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Sunday, July 22, 2018

Bet the farm on food processing

Given our agricultural potential and rural needs,greater investment is a no-brainer

Written by Rashid K. Kidwai | Published: October 16, 2012 3:04:04 am

Given our agricultural potential and rural needs,greater investment is a no-brainer

For all the talk about “inclusive growth”,policymaking could do with greater inclusivity. Has any policymaker asked a migrant worker or slum dweller why they left home? The most commonly cited reason is the lack of opportunity there. But what do people seek,to be able to stay in the village? One of the main problems is the fragmentation of land holdings,which reach a stage where the produce is not enough to sustain growing families and the fact that no non-farm opportunities have been created. The need to establish enterprise and provide worthwhile employment has been spoken about for years. Aside from the enormous benefits of arresting rural migration to overloaded cities,non-farm initiatives are imperative if the lives of the huge population in villages are to be made sustainable.

The food processing sector would be ideal for adding substantially to employment and GDP. The developed world processes over 35 per cent of its agricultural produce. We have,with difficulty,now reached about 4 per cent. We are among the largest global producers of fruit,vegetables and milk. Yet,we have high food inflation and an estimated 40 per cent of our production is lost either in storage or during transportation. The government has been talking about a thrust on agriculture for over two decades,but we do not yet have agro-terminals in place,which would be a basic prerequisite (Bharti’s initiative in Amritsar is at least a start). Countries like Kenya have had such terminals in place since the 1980s,and the developed countries much earlier. Our fresh food exports are uncompetitive because of the lack of such terminals. Even domestically,litchis are barely known in southern India,or mangosteens in northern India for the lack of a supply chain.

In the mid 1990s,I was involved with a large Indian corporation in attempting to export strawberries and asparagus to the developed world. Having brought in planting material and technology from France,we grew world-class products. The problem was the lack of a delivery system to sell in the international market,forcing us to move away from perishables and into semi-perishable products like honey. We were pioneers in exporting honey to the developed world,but we could have got better realisations if the government had acted. Thirty per cent of the honey in India is produced in aviaries,the remaining 70 per cent is forest honey — organic,because who applies fertiliser or pesticide in forests? We do not have the certification infrastructure in place so the returns are much lower. The “hunters” who collect forest honey at great peril to themselves do not get a fair price and often,unscrupulous traders adulterate the honey. Hence,forest honey over the years has been branded as lower quality honey,which is not the case. Are policymakers aware of this?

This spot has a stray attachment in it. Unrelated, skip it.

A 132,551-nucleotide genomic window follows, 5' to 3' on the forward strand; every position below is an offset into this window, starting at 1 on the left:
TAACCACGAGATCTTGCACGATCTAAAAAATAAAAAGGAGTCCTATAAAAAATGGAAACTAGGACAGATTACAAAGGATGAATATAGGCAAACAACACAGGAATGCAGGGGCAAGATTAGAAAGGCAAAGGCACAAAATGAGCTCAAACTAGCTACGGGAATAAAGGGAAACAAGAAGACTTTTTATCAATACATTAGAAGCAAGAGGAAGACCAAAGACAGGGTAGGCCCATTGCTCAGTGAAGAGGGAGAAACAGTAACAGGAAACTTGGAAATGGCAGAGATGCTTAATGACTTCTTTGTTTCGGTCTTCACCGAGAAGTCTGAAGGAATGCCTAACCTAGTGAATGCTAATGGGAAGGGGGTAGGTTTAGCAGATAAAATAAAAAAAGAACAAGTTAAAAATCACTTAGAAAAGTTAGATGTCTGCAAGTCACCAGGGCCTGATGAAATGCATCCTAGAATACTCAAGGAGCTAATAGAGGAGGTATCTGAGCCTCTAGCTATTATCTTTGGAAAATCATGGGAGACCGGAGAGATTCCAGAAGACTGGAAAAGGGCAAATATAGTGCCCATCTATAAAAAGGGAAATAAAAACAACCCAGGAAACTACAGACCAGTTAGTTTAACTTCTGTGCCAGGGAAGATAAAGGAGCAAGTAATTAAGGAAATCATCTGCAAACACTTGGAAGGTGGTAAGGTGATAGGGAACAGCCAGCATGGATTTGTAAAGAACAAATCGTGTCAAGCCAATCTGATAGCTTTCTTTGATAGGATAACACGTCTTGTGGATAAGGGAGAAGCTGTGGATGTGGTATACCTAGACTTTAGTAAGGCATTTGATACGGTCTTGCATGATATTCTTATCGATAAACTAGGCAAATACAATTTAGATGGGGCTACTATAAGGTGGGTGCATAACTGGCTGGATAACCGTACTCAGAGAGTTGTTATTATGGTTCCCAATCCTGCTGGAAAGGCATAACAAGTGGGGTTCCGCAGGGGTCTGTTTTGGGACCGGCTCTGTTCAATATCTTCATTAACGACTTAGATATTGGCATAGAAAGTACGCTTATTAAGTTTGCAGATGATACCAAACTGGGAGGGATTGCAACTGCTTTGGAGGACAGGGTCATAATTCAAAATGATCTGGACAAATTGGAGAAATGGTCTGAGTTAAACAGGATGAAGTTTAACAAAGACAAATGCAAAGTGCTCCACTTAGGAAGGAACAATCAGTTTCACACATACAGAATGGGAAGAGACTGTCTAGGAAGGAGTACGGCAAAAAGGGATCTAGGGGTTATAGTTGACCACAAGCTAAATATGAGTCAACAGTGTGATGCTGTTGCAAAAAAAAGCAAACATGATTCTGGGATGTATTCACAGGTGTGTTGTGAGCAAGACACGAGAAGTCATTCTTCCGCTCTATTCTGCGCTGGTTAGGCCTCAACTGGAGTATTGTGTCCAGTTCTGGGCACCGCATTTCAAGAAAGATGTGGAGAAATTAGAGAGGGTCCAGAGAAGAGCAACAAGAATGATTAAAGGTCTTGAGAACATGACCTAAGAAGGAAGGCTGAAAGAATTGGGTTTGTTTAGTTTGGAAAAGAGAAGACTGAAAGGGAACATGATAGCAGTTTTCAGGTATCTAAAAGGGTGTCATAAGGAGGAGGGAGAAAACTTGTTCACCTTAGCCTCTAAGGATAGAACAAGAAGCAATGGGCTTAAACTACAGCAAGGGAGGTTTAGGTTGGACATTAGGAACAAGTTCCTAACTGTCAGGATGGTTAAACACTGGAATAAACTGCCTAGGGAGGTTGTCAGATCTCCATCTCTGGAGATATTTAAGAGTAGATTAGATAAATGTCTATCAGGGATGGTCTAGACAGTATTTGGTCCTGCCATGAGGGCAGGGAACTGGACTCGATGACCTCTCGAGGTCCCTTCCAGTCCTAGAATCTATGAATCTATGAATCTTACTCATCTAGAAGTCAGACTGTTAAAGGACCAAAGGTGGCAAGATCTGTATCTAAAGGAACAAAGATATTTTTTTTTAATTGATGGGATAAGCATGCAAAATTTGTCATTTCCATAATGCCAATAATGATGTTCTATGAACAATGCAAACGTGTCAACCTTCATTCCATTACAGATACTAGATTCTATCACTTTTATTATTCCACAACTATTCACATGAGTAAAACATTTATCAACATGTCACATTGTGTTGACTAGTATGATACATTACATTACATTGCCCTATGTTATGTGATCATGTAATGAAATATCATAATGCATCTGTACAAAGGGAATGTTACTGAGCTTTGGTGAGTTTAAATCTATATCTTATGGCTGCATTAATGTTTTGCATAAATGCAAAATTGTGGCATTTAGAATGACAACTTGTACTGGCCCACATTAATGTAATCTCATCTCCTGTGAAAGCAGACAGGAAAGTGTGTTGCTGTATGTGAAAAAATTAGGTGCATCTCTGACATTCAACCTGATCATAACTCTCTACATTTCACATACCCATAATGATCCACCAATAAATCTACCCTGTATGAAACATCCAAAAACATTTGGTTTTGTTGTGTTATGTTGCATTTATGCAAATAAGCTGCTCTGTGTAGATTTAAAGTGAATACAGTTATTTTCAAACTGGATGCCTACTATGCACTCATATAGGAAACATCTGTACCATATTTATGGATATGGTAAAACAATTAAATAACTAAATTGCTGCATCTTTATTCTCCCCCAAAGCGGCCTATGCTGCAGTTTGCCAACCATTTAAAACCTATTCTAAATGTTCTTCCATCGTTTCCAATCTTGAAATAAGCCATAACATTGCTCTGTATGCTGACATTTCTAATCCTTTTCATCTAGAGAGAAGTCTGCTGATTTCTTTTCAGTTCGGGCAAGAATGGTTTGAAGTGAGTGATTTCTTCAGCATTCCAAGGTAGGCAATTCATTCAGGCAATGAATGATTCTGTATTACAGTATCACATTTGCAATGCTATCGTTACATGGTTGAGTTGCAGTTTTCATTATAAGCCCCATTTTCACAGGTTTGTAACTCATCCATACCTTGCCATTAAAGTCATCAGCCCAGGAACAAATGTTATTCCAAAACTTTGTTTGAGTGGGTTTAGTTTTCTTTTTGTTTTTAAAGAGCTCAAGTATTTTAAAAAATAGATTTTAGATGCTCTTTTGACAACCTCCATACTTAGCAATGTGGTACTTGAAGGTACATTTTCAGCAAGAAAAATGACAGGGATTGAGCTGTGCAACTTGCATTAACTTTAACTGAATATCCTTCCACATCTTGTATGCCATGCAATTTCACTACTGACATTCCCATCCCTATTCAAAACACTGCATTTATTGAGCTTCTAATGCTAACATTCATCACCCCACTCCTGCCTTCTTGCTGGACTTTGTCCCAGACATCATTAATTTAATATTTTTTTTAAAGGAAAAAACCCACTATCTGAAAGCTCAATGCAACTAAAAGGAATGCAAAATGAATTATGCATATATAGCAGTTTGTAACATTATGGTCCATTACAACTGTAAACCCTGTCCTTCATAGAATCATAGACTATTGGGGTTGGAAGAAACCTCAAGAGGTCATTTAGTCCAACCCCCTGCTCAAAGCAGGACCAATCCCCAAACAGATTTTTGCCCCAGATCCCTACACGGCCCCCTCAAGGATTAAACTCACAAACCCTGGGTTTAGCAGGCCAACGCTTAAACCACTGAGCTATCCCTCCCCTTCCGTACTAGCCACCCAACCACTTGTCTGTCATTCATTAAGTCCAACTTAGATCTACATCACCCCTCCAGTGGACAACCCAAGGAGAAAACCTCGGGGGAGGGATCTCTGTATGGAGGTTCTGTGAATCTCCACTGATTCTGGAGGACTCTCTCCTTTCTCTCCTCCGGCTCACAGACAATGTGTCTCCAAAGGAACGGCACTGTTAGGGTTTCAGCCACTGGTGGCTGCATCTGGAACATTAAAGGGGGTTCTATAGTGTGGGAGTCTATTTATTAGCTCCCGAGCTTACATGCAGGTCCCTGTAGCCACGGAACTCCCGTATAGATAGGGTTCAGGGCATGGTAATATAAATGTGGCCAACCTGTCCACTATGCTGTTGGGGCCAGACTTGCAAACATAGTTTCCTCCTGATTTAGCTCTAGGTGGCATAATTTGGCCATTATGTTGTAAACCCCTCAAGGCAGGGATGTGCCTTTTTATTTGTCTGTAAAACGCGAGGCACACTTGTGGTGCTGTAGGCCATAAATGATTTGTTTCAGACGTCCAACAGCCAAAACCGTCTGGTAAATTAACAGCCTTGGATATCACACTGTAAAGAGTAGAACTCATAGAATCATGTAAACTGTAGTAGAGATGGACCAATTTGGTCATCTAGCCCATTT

India,despite having one of the lowest yields internationally,has immense potential to increase volumes from the same acreage. With our vast land mass and variety of agro-climatic conditions,there are few products that we cannot grow,including medicinal plants. Apart from the economic benefits and the reduction of waste,the employment opportunities that food processing would create,especially in rural India,would be huge. Ancillaries would also come up,creating further job opportunities. Entrepreneurs would establish mini-businesses,eating places,photocopying,transportation,construction,etc. With retailing growing in leaps and bounds,the demand for processed foods is also bound to grow. Retailing will also provide better returns to farmers by reducing the number of middlemen.

Farmers would also gain from the food processing unit’s need to procure better quality and quantity and so the factory would provide the necessary expertise and technology to increase the yield and quality in their own interest. Pepsi had established this concept with tomato processing in Punjab in the early 1990s when the government insisted on their engaging in hard currency-earning activity if they wanted to enter the Indian market. They increased the tomato yield about 10 times with technology. Our network of prestigious agricultural universities and extension workers,who took the benefits of this research to farmers,must be strengthened.

Despite the opportunity in food processing having been recognised for decades,why do we still process below 4 per cent of our production? Food processing would be a solution to

addressing the lack of non-farm opportunities in rural India. One hopes that the government’s renewed focus on reform and commitment to retail FDI translates into real gains.

The writer is director,Grassroots Trading Network for Women. Views are personal

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